The fourth bloc in the world, with 500 million people, is Europe, where the interest rate is negative. They're trying to get to some inflation, and they hope to have growth of 1-1.5%. And their banking system is riddled with difficulties, particularly in Italy.

That's the world. This is a very, very different world, where you don’t have correlated economies. You don’t have interest rates aligning all at zero anymore. And you have differing degrees of economics: slowdown and recovery. And now there’s regime change in a political sphere that is now adding trade and protectionism.

So what do we have? A huge inflection point, a massive inflection point. There are a lot of characteristics that support that notion.

What don't we know? What is the direction of change and how rapidly will it exist?


If we have a major inflection point, and we don’t know the direction of change and the velocity of the change, what do we do? That is the context in 2017 that everybody else as market agents has to deal with managing portfolios, stocks and bonds, asset classes.

ETF.com: So are you buying a lot of Maalox now?

Kotok: I ran out!

I think you have to be nimble. I think tactical decisions as opposed to buy/hold are more important than ever. And if one wants to buy/hold and not make tactical decisions, you can do that at very low cost.

ETF.com: With so many question marks in the current scenario, are you taking on additional risk by not being tactical?

Kotok: Well, I think so, but there are people who would disagree. That's what makes markets. In my view, cash is an asset class now. It has a legitimate place even though the interest rate is near zero. And one has to view the world in this context of a dramatic inflection point without a direction known.

The turning of the inflection point will happen before you can confirm the trend. And that means you have to do some guesswork, do some estimation, and be prepared to be wrong and change your mind quickly.

ETF.com: How do you recover if you guess wrong?

Kotok: Take small losses, take them fast. Admit you don't know everything.

ETF.com: And regroup?

Kotok: Well, if you want to stay in the game. Otherwise, go fishing and stop being in the business.


ETF.com: What do you see as the opportunities now? Because we just talked about the risks, which seem multitude, but what are the opportunities?

Kotok: There are a couple of themes that I think are at work that aren’t going to be derailed by the Trump administration or the activities that we see. The first one is an easy one. We know the administration leans in favor of domestic energy. That's pretty apparent. Now, what the nuances and details are, I'm not sure.

So we have two ETF positions—the First Trust Natural Gas ETF (FCG), with natural gas domestic; and the SPDR S&P Oil & Gas Exploration & Production ETF (XOP), because we think it's more heavily concentrated on U.S. domestic exploration. And it's a pro-energy portfolio position.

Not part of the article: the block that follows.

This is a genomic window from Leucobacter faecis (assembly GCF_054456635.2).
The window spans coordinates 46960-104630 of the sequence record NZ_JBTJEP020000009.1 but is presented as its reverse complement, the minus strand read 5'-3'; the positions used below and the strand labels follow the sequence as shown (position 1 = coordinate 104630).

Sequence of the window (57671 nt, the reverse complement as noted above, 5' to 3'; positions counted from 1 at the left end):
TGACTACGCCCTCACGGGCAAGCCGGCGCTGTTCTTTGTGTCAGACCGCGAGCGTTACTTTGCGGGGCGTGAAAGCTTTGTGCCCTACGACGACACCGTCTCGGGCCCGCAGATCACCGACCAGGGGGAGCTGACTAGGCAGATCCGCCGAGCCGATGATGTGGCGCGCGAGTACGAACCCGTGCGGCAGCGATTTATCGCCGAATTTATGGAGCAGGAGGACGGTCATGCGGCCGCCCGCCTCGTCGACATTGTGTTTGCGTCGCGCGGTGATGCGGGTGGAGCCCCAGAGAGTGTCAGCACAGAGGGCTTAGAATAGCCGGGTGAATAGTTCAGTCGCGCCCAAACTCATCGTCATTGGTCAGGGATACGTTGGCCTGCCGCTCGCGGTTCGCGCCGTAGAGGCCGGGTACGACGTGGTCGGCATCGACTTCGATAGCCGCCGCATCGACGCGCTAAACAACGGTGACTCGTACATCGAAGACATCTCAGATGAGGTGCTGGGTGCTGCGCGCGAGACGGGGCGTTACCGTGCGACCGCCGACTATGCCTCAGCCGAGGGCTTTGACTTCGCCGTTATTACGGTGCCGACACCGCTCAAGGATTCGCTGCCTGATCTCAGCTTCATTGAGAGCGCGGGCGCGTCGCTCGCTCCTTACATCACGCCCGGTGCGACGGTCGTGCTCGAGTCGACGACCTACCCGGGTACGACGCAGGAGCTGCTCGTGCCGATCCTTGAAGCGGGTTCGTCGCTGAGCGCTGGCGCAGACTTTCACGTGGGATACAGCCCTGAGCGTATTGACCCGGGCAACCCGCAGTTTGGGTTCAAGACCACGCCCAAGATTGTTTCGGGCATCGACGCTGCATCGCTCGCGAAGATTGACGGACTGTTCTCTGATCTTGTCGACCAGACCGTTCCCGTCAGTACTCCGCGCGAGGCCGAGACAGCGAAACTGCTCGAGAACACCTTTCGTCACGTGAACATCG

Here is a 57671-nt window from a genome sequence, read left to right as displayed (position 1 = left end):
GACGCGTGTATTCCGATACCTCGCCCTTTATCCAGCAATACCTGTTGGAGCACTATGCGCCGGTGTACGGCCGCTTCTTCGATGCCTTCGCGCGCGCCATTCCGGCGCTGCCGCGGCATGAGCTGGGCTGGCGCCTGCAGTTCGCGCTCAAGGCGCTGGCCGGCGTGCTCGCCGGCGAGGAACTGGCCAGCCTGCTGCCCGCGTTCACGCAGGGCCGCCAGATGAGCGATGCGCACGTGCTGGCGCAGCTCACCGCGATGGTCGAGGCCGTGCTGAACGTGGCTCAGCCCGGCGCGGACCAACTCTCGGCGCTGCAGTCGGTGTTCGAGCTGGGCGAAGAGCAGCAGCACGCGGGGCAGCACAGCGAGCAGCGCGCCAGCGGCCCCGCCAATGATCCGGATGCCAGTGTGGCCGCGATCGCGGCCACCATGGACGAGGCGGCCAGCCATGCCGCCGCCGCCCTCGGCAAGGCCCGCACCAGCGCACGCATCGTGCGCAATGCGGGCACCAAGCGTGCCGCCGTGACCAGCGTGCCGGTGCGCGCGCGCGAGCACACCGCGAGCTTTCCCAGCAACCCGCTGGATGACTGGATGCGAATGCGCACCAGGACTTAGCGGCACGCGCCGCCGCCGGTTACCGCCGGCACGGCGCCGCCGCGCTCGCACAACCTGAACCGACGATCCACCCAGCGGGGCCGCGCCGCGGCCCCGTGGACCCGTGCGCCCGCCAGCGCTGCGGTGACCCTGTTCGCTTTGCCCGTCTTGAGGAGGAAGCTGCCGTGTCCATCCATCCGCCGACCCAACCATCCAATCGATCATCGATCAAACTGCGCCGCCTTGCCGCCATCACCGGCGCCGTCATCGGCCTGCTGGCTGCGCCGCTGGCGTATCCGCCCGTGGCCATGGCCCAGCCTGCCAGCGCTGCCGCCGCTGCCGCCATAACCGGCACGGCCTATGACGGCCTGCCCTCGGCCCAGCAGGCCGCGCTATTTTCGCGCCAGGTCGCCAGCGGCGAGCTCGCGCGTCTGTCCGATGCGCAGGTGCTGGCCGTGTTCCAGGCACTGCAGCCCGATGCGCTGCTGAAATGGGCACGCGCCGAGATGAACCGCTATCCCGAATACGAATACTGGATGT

Rationale? Oil prices, energy prices seem to have bottomed or near-bottomed, and the U.S. government is going to be friendly to the industry, not adversarial, which the Obama administration was for eight years. So that's a pretty clear theme.

Another good theme is the changes in banks and banking. The administration under Trump is likely to be less hostile or more friendly. Interest rates and the construction of interest rates in the world have been altered so that the large bank deposit gatherers have an advantage in a world now, where the rest of the financial community doesn't have that access. So the PowerShares KBW Bank Portfolio ETF (KBWB) is a position in our portfolio, and it captures the big banks, because they've got 75% of the deposits. They're the asset gatherers. And they have footing.

Now, the flip side of this is, what do you do with income-oriented things like utilities where we don't know what the tax treatment will be? Imagine what happens to the utility sector if the corporate tax rate goes down and the deduction for interest is eliminated. In the utility sector, you've just imposed a tax increase. You've just raised everybody's electric bill to pay for it in rate recovery.

The dynamics of the details become very important in themes like utilities and interest rates and taxation. They become less important in the themes where you have a general trend that's favorable, like with the energy sector.

ETF.com: Why do you favor passive management for your equity exposure?

Kotok: We actively select the ETF that’s the construct of the portfolio, so the ETFs enable us to create portfolios any way we want anymore. I would say our approach to the stock market is active, and the vehicle is not individual stocks but ETFs.

It’s entirely different in bonds. We don’t use very much in the way of ETFs for bonds. We do separately managed accounts very specifically to try to address client needs. And we're now the manager of a bond ETF, but because we're the manager, we can’t use it and we can’t buy it ourselves.


Heather Bell is a former managing editor of etf.com. She has also held editorial positions at Dow Jones Indexes and Lehman Brothers. Bell is a graduate of Dartmouth college and resides in the Denver area with her two dogs.